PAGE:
St Trinians with a Splash of Hogwarts


Now I know I have got this on separate posts but I have put it all together on a page to make the reading of it better and I dont want to lose the comments. so forgive me , because to be honest I am not sure what I am doing!! If you have read the first couple of bits there is a new section further down, I will shut up now! Enjoy….

I thought I would share with you my experience of secondary school because I think I’m safe to say that my adventure was different to most people. Just imagine a place that was a mixture of the fun and excitement of St Trinians, the mystery of Hogwarts, and the incarceration of prison, that was the place where I was sent. I say sent, I went willingly, but I think it was not what it said on the tin, or the picture that was sold to me. I went because I was told that I would have to give up my dancing when I go to secondary, bearing in mind I was dancing every single day, it was my life, so yes I would have done anything to continue. It sounded like heaven dancing, singing, music and drama all day and weekends, even better, all of this and with no parents. What more could a ten year old want?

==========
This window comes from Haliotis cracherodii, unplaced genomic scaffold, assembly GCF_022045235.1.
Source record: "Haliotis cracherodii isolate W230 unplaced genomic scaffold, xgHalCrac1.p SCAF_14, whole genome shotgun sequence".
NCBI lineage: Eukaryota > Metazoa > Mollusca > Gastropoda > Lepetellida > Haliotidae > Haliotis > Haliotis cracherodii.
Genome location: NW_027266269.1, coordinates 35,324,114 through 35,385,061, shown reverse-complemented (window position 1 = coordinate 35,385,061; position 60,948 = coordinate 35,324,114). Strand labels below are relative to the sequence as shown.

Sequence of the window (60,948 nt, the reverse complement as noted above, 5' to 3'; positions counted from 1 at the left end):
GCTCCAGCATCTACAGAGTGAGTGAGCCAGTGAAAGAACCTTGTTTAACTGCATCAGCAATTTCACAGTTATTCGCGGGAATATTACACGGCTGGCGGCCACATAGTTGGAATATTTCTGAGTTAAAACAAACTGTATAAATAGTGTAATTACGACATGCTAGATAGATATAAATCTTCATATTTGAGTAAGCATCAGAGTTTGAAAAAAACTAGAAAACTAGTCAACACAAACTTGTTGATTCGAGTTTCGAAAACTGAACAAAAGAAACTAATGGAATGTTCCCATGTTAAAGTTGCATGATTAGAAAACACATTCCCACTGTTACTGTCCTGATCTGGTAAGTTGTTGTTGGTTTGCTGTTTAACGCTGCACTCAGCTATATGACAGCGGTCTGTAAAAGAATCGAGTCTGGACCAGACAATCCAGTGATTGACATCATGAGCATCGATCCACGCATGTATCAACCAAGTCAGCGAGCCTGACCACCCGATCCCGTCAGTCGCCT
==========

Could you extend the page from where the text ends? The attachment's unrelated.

The process to get into the school was rigorous, even to get an interview at the school, photos, and letters needed to be completed before you set a toe on the grounds. The audition day was jam packed with, a singing, dancing, drama, and academic tests. There seemed to me that there was hundreds of hopefuls going for a place at this prestigious school, that I did not think there was a hope in hell that a young naive farmer girl like me would never be good enough for a place like this. The only thing that I thought had going for me was when the head teacher was interviewing me in front if a panel of five, and a room full of peers, worst than the x factor, was she asked what my father did for a living, I said a farmer, her eyes lit up. Maybe she thought oh this one will be alright because her dad owns land, he will be able to pay the fees. And so the day came and went and we played the waiting game for the letter to arrive to give us the verdict, is she in or is she out? Well she was in and the excitement of this new adventure was just great at the time. I could boost to children of where I was going, which I relished in because up till now I had just been there in the background not really good at anything no one really noticing me, but oh they took noticed now, especially my dancing chums, because some of them had tried to get into a school like this and couldn’t or their parents could not afford the fees. I was in the local paper, which was not hard I suppose, because I would only have to sniff and mother put it in the newspapers. But all in all I was enjoying this new found celebrity statues. Just getting the uniform or should I say uniforms was an adventure in its self. The never ending list arrived for the paraphernalia we needed to have, there was five sets of different uniforms, daily wear, summer uniform, winter uniform, Sunday best uniform and dance uniform, all of this to be purchased from a huge department store in London. So with all this you can imagine my eagerness to get to this magical place was at fever pitch. Little did I know how quickly this would fizzle away.